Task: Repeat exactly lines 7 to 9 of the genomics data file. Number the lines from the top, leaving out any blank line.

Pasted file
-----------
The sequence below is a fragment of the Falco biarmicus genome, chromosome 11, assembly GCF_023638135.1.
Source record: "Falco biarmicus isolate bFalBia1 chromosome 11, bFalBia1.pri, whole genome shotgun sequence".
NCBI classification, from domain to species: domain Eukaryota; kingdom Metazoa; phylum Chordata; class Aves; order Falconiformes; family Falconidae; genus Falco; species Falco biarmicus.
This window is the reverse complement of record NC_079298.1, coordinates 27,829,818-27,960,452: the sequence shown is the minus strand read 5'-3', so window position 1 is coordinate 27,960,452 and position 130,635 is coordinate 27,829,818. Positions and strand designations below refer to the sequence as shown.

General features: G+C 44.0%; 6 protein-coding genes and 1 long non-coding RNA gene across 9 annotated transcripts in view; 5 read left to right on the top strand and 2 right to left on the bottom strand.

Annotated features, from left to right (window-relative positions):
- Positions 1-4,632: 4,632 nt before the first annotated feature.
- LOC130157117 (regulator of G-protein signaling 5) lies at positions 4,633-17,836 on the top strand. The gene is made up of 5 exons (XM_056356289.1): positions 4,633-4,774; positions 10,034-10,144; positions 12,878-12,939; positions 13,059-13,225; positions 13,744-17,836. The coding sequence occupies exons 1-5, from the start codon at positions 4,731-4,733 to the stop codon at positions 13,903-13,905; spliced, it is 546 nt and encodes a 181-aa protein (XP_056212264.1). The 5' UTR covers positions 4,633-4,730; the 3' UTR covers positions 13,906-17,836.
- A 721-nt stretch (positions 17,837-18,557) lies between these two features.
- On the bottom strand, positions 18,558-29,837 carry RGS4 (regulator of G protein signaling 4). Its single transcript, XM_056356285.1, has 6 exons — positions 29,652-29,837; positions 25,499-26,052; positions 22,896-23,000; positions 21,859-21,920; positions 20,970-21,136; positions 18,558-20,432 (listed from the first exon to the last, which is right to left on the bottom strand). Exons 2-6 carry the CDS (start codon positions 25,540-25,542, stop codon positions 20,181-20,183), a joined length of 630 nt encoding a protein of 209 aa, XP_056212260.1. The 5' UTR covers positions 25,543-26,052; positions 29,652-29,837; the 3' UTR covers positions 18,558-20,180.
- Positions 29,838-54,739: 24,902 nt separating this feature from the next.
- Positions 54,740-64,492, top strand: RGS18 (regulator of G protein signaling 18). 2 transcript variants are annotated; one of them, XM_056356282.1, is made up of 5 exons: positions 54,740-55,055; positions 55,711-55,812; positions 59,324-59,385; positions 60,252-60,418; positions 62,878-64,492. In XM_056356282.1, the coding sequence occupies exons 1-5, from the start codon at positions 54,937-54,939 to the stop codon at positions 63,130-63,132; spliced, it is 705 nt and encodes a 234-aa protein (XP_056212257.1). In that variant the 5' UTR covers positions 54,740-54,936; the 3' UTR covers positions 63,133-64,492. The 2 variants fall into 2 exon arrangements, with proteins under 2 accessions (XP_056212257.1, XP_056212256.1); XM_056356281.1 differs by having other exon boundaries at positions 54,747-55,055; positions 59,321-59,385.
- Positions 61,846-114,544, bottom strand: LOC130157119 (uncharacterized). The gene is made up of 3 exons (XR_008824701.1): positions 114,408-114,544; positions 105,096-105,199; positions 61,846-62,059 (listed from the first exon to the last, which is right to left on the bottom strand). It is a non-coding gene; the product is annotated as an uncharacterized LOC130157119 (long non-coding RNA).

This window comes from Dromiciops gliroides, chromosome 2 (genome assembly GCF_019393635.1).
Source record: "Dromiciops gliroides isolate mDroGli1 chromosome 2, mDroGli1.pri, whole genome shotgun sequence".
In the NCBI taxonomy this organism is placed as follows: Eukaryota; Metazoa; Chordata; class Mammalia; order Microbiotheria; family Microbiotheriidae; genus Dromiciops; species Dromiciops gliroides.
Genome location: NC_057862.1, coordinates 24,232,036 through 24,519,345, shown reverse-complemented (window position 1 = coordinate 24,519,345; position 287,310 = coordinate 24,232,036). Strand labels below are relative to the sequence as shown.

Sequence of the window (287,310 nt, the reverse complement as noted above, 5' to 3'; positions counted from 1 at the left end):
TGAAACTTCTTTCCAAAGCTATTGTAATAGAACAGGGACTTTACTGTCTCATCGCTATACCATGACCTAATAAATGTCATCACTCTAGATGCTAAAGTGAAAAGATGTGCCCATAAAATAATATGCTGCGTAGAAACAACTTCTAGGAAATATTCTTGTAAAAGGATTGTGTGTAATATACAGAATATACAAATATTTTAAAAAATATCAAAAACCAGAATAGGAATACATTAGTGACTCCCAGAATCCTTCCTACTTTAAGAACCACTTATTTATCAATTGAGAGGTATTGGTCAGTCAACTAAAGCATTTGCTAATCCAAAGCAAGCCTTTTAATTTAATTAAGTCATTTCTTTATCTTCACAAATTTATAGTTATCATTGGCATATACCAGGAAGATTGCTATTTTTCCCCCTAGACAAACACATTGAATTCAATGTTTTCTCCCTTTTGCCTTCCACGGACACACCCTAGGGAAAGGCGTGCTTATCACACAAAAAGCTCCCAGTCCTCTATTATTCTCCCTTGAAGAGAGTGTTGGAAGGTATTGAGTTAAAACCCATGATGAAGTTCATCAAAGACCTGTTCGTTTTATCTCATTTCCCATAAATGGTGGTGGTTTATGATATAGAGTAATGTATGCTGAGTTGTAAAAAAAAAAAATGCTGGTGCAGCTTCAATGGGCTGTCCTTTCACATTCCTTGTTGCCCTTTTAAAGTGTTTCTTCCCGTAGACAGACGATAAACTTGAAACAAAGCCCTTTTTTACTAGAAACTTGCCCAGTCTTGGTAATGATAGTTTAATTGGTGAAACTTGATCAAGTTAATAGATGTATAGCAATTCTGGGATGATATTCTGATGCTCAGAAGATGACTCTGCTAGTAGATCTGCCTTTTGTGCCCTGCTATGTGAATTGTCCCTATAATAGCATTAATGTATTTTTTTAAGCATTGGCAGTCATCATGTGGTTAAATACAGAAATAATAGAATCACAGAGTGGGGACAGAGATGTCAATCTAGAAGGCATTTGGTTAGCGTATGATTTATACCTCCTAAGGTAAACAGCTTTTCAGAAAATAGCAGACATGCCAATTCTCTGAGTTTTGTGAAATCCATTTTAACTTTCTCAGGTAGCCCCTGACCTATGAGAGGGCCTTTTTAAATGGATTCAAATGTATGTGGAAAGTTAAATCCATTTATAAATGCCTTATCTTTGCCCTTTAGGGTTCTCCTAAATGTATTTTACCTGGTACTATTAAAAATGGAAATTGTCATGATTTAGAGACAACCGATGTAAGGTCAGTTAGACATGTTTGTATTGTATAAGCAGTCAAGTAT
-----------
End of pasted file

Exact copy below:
- Positions 1-4,632: 4,632 nt before the first annotated feature.
- LOC130157117 (regulator of G-protein signaling 5) lies at positions 4,633-17,836 on the top strand. The gene is made up of 5 exons (XM_056356289.1): positions 4,633-4,774; positions 10,034-10,144; positions 12,878-12,939; positions 13,059-13,225; positions 13,744-17,836. The coding sequence occupies exons 1-5, from the start codon at positions 4,731-4,733 to the stop codon at positions 13,903-13,905; spliced, it is 546 nt and encodes a 181-aa protein (XP_056212264.1). The 5' UTR covers positions 4,633-4,730; the 3' UTR covers positions 13,906-17,836.
- A 721-nt stretch (positions 17,837-18,557) lies between these two features.